Android (s goog) phone owners got some game-loving news this week as the full version of Angry Birds was released. The release was unusual in that the app is free, as GetJar has a unique ad-supported distribution model in place. Rovio Mobile’s decision to give an exclusive deal for Angry Birds to GetJar was also out of the ordinary, as it means the hottest game in town will not be available from the Android Market. Google (s goog) must be hoping this doesn’t start a trend, as it cuts out the 30 percent royalty Google normally takes from each app sale.
Opera Mobile will be coming to the Android platform in a few weeks, as announced by the company this week. Opera Mobile brings the desktop browsing experience to the smartphone better than previous versions of the browser. This new browser will take advantage of the hardware capabilities found in current smartphones, and implement a pinch/ zoom interface that rivals that in competing browsers.
The number of apps in the Android Market is growing rapidly, and the openness of the platform opens up the door for utility apps that improve the user experience. Keyboard apps fall in that category, and as many Android phones rely on onscreen keyboards developers have stepped up and produced quite a few of them. A keyboard app that may have more features than the others is Ultra Keyboard, as demonstrated in our video review. The app offers multiple keyboard layouts, multiple input methods and can translate text into a number of languages.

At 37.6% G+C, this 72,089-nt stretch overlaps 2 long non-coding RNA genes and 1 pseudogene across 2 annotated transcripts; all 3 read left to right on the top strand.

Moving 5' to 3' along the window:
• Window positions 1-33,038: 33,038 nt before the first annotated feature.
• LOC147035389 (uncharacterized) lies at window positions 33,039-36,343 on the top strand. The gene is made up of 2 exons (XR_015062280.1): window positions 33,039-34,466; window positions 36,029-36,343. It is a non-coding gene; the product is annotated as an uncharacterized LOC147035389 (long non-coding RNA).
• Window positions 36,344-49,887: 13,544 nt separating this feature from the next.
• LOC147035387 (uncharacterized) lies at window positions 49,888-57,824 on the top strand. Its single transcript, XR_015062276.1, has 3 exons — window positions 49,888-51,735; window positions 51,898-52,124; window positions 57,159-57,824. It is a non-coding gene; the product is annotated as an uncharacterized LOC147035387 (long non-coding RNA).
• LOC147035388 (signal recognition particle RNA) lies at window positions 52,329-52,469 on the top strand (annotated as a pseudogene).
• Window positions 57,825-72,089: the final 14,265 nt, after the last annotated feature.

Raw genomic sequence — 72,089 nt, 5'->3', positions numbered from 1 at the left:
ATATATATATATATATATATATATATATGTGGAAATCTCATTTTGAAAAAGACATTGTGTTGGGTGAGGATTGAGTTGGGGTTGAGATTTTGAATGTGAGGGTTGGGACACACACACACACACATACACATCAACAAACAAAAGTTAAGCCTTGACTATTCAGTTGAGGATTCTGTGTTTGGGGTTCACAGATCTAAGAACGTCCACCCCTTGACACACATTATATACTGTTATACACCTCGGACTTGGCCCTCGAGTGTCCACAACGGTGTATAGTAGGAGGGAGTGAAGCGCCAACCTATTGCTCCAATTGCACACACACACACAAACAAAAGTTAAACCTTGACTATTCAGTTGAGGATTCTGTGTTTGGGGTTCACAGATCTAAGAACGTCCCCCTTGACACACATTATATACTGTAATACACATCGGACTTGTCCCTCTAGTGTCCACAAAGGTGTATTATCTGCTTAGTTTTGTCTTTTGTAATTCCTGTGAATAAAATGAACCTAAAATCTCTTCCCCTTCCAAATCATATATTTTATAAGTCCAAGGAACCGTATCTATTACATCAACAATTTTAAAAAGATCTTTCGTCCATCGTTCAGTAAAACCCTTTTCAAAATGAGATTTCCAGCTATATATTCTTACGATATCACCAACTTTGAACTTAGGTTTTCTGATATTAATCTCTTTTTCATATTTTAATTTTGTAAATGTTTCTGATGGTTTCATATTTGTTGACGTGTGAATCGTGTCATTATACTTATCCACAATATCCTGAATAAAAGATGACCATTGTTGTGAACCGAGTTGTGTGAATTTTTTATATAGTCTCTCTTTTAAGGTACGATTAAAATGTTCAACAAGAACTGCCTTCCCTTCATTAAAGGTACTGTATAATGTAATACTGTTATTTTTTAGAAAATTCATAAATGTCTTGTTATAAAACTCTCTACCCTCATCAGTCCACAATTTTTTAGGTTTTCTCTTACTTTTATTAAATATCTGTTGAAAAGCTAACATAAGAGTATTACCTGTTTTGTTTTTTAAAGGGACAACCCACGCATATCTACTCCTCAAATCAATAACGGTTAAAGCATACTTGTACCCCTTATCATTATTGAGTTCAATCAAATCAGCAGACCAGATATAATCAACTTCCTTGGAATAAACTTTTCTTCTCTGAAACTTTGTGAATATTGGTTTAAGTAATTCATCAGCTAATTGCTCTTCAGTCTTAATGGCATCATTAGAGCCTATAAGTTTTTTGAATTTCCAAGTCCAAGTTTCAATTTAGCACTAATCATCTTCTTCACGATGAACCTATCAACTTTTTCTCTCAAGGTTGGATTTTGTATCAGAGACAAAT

Kevin noted that handset makers are going to be offering Android-based smartphones in India soon, anticipating another half-billion new Android users as a result. In addition, some of the smartphones in India may be from brands unfamiliar to U.S. users; Indian companies Spice Mobility, Olive Telecom and Micromax are expected to be offering Android phones as well.
GigaOM had a cool infographic this week showing the steady progress of Android’s march toward market dominance that’s worth a look.
Gingerbread is next up on the Android dessert menu, and from the looks of it, most Android users have managed to upgrade to either Eclair or Froyo versions. Kevin took a look at Android Market data provided by Google’s dashboard service, and found that nearly three-quarters of Android users are using Android version 2.1 or above. Let’s hope more users are able to upgrade to Froyo before Gingerbread is out of the oven.
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